Dawn Tiura: Do you mind if I quote you? Because that's a great way to describe what you get out of SIG. So I might have to use that line. That was beautifully said. So thank you. So technology, is that impacting you or is it going to impact you in the future as you strive for more sustainability?
Tim Hopper: Definitely. There's some key things that are emerging that's going to be significant. Part of sustainability, there's an adverse as well as a positive effect of sustainability. On the adverse side you're trying to avoid negatives. And so, one thing with emergent technologies, for example around Blockchain will be able to provide purchasers deep assurance on the impact that they're having. And really, if you have a compliance approach program, technologies like that will really help you scale and give you a lot more confidence in what you're purchasing. So definitely see that and some work with AI that we're exploring. So some of those technologies are really going to have a huge impact.
Dawn Tiura: Oh, I like that. I might have to follow up with you about that compliance conversation on Blockchain, because I'm very interested in that. But we don't have a lot of time today. But because it's about you, what's next for you? What can we expect to hear from you, about you in the future?
Tim Hopper: I do love the space I'm in. When I try to take a bird's eye view, what I think I love most about it is where you work with businesses. So working with the business sector, great businesses who want to actually have a positive impact on the world is really the space I want to continue to go in. I think there's lots of different expressions of what that looks like, but I want to continue to work with some of the amazing companies, even suppliers I currently get to work with, work with them as the affect the planet for better.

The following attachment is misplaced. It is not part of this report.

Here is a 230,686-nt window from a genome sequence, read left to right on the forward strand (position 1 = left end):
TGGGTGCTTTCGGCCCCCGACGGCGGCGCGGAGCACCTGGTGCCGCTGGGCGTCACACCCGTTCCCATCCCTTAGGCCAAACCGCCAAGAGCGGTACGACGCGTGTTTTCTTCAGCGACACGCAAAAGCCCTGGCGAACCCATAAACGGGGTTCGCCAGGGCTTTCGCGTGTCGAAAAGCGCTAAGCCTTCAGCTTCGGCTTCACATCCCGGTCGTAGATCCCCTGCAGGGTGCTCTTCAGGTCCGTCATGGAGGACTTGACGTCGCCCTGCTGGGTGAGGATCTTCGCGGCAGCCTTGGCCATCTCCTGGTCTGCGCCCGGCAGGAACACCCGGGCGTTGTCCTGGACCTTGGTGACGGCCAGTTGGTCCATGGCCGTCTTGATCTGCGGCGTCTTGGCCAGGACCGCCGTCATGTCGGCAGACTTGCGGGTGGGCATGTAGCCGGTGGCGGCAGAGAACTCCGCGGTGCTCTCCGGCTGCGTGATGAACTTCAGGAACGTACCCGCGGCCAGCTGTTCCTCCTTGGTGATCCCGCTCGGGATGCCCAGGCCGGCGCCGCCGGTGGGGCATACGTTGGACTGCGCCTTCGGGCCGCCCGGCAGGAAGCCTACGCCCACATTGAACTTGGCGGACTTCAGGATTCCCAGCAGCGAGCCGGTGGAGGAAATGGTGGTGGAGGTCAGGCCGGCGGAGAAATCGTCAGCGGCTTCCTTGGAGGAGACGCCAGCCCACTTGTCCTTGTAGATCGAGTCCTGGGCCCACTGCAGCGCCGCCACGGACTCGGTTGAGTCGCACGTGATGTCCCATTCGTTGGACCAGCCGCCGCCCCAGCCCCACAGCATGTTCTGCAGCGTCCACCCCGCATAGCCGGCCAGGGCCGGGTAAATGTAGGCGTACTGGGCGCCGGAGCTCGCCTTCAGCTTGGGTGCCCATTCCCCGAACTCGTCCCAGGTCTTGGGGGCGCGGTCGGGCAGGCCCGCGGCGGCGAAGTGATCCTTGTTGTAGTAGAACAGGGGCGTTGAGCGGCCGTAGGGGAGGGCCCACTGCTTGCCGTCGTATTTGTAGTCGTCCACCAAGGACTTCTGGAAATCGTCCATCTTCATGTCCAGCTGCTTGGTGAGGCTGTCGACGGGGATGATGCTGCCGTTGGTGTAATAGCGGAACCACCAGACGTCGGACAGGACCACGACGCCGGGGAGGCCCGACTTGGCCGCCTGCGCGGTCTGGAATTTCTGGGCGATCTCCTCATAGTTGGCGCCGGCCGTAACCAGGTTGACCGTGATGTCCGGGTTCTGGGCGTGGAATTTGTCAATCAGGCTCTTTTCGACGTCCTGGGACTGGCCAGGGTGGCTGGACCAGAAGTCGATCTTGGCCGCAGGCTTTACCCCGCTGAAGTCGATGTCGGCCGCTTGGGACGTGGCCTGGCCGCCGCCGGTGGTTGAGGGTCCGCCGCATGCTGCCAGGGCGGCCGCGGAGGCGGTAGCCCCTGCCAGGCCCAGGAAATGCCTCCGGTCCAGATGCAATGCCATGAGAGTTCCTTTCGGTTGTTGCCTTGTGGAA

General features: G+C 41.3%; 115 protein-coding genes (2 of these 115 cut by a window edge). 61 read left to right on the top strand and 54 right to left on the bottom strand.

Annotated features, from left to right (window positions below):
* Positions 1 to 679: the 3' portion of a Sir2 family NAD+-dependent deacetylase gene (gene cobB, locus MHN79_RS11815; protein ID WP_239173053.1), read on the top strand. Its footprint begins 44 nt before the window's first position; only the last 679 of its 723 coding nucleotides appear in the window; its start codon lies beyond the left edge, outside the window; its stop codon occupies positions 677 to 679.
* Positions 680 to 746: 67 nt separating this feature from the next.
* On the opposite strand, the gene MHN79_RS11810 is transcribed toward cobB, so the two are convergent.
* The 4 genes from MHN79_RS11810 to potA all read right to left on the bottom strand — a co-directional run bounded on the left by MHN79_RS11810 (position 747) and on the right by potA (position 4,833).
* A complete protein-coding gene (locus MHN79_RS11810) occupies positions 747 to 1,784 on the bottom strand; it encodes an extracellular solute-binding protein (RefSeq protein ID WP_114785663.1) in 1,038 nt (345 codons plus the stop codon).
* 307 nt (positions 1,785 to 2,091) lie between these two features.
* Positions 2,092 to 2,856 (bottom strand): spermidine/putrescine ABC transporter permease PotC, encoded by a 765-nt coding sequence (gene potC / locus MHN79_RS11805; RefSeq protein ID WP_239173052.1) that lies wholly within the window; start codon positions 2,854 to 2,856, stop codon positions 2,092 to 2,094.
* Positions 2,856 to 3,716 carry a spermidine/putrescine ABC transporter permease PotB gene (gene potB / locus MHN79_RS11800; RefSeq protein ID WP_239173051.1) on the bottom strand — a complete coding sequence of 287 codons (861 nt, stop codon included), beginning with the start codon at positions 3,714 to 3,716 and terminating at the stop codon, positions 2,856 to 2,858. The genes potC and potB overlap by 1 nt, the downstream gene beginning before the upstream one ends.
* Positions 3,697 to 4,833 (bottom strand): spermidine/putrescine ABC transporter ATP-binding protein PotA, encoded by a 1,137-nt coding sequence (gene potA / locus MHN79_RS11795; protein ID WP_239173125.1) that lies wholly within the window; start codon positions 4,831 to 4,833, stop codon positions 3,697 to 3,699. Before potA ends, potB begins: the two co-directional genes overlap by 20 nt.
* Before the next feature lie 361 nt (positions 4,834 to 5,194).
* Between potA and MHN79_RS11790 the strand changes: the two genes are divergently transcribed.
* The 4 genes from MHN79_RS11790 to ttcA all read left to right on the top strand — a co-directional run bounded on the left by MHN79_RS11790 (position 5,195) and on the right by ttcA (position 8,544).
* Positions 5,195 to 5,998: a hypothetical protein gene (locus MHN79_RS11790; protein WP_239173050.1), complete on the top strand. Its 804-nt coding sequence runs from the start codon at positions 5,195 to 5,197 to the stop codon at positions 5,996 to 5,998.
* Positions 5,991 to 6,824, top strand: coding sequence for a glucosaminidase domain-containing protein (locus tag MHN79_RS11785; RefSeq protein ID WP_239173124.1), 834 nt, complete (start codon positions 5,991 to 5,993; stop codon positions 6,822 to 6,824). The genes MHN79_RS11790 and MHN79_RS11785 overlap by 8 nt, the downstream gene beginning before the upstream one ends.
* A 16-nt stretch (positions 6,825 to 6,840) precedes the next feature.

Dawn Tiura: So do you think your role is in its infancy? Is it maturing? How would you describe the type of thing that you do today? Because I don't know a lot of folks that do what you do, unfortunately.
Tim Hopper: I've been at it almost, I don't know, 8, 10 years toward sustainability directly. So, I feel like my particular role is maturing, but I agree with you that this isn't… There isn't a ton of these roles in the industry, especially on the indirect side. On the direct side, you'll see lots of expressions of this role from running traditional compliance programs, audit programs, things like that. So, I do think there are... It is getting more and more important. And this goes back to the previous question around technology. As more and more information gets out in the public, there's more transparency required. I think having this focus with supply chain and all the things your supply chain does, for good and for bad, will be something companies are going to have to spend more time and focus on. For example, most company's carbon footprint doesn't—it resides in their supply chain, not in their direct work the company does. And so, having an understanding of those implications and a strategy on how to manage those, I think, will be becoming more and more common.
Dawn Tiura: That's great. Well, I have loved talking to you today, Tim, and I wish you the best of luck. And I hope I'll be seeing you up on stage, but that is to be determined. So, congratulations on being a finalist as a Sourcing Star, and like I said, your nomination was just fraught with, full of just compliments and great things about you. So congratulations on what you've achieved.
Tim Hopper: Thank you, Dawn.
Dawn Tiura: Thank you. So folks, that was Tim Hopper from Microsoft, one of our Sourcing Stars in the Future of Sourcing Awards. Thank you.